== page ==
I picked up a few groceries on the way home today and as I headed to the check-out, I surveyed the various cashes. I didn’t qualify for the express lane but each of the five registers that were open only had one customer so I had no concern about missing my bus, which was to be in front of the store in ten minutes. I chose the line that had the fewest items on its conveyor belt but I made the mistake of not looking at the customer who was to be paying for the groceries.
In front of me was an older lady, about seventy-five or eighty, and the debit machine confused her, deeply and repeatedly. She didn’t know her PIN and she’d forgotten which account to use and she timed out a couple of times. When her transaction was seemingly completed (and I felt a sense of relief because I thought I would surely make my bus) she asked for a taxi to be called but she’d forgotten to ask for cash back on her transaction to pay for the cab. The cashier kindly suggested that the lady purchase something inexpensive like one of the chocolate bars on display nearby and the lady agreed. It was then up to me to choose one because I was closest to the rack. I selected a Kit Kat because I knew it was relatively soft, didn’t have nuts that could break a tooth, and it seemed like a chocolate bar an old lady might enjoy. The lady happily accepted my suggestion, completed another transaction slowly and received her money-advance. At that point, I thought I still had a chance at the bus but then the cashier left her post to walk the lady and her groceries to a bench at the front door of the store to await her cab.
I could feel my patience dissipating as I pictured the bus pulling away from my stop while I stood helplessly awaiting the cashier’s return. But something odd brought me back. Something you would never expect.
A small package of Black Forest ham.
While I’d been waiting in line, running out of things to look at, I happened to glance down at my groceries and I noticed the package date of the ham I was about to purchase. April 13th. And immediately I calmed down.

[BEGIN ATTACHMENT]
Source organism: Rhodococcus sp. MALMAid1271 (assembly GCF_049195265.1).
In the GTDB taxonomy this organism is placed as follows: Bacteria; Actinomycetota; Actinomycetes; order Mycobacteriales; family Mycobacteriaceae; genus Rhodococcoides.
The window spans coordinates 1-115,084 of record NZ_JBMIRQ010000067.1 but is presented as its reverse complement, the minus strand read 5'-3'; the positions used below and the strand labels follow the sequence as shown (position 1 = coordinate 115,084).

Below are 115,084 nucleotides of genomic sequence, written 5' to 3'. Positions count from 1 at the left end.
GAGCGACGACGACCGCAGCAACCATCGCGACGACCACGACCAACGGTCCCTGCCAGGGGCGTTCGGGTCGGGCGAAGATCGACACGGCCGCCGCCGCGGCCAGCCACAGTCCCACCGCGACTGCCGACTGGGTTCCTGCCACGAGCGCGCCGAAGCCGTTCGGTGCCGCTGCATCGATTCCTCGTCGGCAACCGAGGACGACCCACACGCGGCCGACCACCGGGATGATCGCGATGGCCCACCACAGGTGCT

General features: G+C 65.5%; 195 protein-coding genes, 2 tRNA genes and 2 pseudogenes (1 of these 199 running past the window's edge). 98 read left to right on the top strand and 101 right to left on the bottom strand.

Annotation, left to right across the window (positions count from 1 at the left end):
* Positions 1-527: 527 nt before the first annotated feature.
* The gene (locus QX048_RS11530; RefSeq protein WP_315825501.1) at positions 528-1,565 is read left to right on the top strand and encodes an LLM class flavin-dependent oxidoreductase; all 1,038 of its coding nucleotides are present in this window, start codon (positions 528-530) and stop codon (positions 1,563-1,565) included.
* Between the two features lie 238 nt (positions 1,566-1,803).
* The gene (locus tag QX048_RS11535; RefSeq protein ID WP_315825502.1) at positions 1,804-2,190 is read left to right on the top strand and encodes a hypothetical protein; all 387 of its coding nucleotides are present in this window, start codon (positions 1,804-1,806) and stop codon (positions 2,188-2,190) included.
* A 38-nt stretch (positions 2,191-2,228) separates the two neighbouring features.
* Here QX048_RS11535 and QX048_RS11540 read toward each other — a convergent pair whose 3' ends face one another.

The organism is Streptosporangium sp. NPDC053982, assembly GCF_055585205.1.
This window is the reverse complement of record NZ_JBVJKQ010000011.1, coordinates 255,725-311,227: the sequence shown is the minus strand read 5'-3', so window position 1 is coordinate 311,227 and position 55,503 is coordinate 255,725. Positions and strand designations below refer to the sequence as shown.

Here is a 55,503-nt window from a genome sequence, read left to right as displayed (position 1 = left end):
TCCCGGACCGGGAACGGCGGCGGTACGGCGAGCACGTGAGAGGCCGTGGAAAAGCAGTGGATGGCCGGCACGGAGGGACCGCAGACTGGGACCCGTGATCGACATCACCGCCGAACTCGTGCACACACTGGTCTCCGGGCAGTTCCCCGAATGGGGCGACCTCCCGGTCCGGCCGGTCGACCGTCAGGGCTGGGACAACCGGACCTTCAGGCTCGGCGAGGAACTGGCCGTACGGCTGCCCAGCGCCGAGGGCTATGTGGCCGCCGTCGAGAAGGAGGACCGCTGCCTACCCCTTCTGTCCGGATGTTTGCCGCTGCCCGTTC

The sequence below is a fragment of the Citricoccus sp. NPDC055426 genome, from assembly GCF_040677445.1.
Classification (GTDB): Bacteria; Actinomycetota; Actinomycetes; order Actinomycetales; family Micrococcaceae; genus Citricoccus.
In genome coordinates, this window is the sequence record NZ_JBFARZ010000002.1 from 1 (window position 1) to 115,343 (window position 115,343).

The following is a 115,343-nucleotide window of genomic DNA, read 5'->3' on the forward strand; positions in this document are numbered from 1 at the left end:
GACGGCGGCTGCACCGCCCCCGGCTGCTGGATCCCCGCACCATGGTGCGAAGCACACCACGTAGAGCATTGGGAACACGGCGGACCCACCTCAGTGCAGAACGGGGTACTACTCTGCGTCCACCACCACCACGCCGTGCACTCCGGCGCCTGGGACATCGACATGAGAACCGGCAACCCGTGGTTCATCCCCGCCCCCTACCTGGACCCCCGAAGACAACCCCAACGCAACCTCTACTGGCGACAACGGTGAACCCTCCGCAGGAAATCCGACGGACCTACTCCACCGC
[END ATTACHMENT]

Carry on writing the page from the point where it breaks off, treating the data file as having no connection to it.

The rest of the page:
April 13th is a date that has meaning in both of my extended families. It was the day my maternal grandmother was born. Strangely, I think it was also the date on which her mother had been born. And perhaps her grandmother and maybe an aunt and a great aunt also. I’m unsure of the details and I haven’t memorized my family tree but this date is the day on which many of my female ancestors were born. It’s an oddity I’ve always remembered and try to acknowledge. My grandmother died almost forty years ago and I never knew any of the other women who shared this birthday with her but somehow it still means something to me all these years later. My grandmother Mary had ten children, more than forty grandchildren and untold numbers of great- and great-great-grandchildren. She’s someone to be remembered and acknowledged.
On April 13th, forty-four years years ago, my paternal grandmother died. I only have a handful of memories of her and a thin catalog of stories to remember her by but my father was her eldest son and I have love and affection for each of her other seven children who are my uncles and aunts. She had a difficult life. She’d been adopted, likely under circumstances all too common in the 1910’s. She had eight children and fought mental and physical illness for much of her life. My grandfather was a difficult man and my grandmother likely suffered in ways I can’t imagine. I only knew her when I was a young boy and on the day in 1974 when my mother received the phone call delivering the sad news, I held my mother’s free hand. I was eight years old and it was the first time I remember seeing her cry.
As my aunts, my grandmother Lena’s two daughters, have gotten older (much older now than their mother was when she died), I can hear their mother’s laughter in their own. I’m reminded of a voice I’d barely heard and in them I recognize the humour and spirit of the grandmother I almost didn’t know. They’ve kept her alive for me.
As I stood in line trying not to get frustrated by the older lady with the difficult bank card, I thought of my grandmothers, both long gone, and I tried to muster the patience of a grandson tending to his grandmother. An opportunity I wasn’t lucky enough to have had. But with a little imagination, I was a grandson once again.
I did miss my bus. But another came along about ten short minutes later. And for that small inconvenience, I was able to spend some time with my grandmothers. I haven’t seen them in many decades but for just a couple of moments, on this April 13th, I knew the pleasure of their company once more and for that I am grateful.